July 11, 2019 (Cleveland, OH) –
Earlier today, NOAA and its partners released the 2019 Seasonal Forecast of Harmful Algal Blooms (HAB) for Lake Erie. Researchers forecast a severe algal bloom event in the lake, with a severity forecast of 7.5 on a scale of 1-10. The size of the bloom does not necessarily indicate the toxicity of the bloom.
Alliance for the Great Lakes Policy Director Crystal Davis issued the following statement in response:
“Today’s harmful algal bloom forecast is sobering news for the people who live and work along Lake Erie’s shores. Communities and businesses around Lake Erie worry about and plan for harmful algae blooms, wondering if the algae will pollute their drinking water, harm the region’s vital tourism economy, and prevent residents and visitors from enjoying recreation opportunities around the lake.
As we prepare to mark the 5th anniversary of the Toledo drinking water crisis later this summer, the forecast once again raises fears about the potential for drinking water issues. For nearly three days in August 2014, Toledo residents were without safe drinking water flowing from their taps.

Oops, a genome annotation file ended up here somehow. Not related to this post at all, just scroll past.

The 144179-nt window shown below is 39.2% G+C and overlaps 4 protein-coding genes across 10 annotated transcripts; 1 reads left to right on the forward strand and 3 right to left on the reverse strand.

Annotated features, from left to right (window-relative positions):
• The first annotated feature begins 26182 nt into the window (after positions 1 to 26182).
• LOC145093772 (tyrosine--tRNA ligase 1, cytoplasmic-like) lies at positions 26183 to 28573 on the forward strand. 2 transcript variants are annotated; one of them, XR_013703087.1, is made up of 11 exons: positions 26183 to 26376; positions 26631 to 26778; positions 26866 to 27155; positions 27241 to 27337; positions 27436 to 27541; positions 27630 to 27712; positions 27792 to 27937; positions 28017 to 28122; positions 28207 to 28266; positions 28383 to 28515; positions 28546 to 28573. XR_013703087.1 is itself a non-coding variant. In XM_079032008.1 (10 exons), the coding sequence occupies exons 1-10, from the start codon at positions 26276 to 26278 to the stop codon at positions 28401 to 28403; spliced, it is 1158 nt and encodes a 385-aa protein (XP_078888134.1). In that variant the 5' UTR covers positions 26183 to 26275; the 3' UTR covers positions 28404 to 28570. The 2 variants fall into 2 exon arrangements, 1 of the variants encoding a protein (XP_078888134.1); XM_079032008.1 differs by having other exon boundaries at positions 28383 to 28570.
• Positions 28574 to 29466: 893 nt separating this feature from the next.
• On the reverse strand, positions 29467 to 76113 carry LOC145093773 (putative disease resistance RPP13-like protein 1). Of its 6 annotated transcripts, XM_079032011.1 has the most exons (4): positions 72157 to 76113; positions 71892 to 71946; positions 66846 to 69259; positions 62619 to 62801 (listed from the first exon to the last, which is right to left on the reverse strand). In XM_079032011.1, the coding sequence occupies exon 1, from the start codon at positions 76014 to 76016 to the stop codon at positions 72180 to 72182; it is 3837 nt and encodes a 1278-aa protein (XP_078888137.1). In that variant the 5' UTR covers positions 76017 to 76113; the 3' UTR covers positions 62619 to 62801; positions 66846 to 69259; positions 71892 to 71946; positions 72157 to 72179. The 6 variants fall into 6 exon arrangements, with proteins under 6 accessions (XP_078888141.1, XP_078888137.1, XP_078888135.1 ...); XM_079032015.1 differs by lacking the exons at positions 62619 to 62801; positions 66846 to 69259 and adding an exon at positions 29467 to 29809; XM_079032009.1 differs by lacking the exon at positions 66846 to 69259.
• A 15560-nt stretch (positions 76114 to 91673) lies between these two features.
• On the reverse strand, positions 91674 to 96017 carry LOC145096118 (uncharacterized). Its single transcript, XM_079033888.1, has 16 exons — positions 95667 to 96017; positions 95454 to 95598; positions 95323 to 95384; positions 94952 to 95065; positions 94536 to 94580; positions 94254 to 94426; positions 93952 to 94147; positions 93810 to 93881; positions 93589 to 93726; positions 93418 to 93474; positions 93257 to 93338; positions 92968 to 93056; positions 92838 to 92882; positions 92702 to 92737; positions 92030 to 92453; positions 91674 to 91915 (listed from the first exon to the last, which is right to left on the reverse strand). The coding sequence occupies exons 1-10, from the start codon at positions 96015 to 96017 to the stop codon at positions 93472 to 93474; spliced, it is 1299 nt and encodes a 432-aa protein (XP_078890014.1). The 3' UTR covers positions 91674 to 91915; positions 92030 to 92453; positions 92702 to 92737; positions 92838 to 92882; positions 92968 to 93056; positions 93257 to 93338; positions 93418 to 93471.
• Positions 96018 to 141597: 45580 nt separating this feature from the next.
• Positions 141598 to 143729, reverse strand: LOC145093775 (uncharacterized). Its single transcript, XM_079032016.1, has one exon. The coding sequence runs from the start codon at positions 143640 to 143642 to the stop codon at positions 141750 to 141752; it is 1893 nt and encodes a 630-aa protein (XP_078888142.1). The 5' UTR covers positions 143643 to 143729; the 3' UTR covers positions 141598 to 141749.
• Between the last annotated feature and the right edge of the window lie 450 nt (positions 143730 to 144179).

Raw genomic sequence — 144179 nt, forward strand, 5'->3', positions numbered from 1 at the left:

One year after the Toledo crisis, Ohio, Michigan, and Ontario’s elected leaders committed to a 40% reduction of phosphorus in Lake Erie by 2025. Phosphorous is the key pollutant underlying the harmful algal blooms. The agreement included an interim goal of a 20% reduction by 2020. Although it is not yet 2020, all signs indicate that the interim goal will not be met. This is disappointing news for the millions of people who rely on Lake Erie for their drinking water and economic well-being.
However, we aren’t entirely discouraged. Earlier this year, newly elected leadership took office in Ohio, Michigan, and Ontario. At the recent Great Lakes-St. Lawrence Governors and Premiers Summit last month, they confirmed their commitment to the 2025 goal. And, we’re seeing the jurisdictions take encouraging steps forward. For example, funding proposals, like the H2Ohio fund, have been introduced in Ohio to address the pollution sources feeding the lake’s annual harmful algal blooms. But money alone cannot solve this problem. Funding for pollution reduction programs must have accountability measures in place to ensure the funds lead to measurable clean water outcomes.”
Media Contact: Jennifer Caddick, firstname.lastname@example.org, (312) 445-9760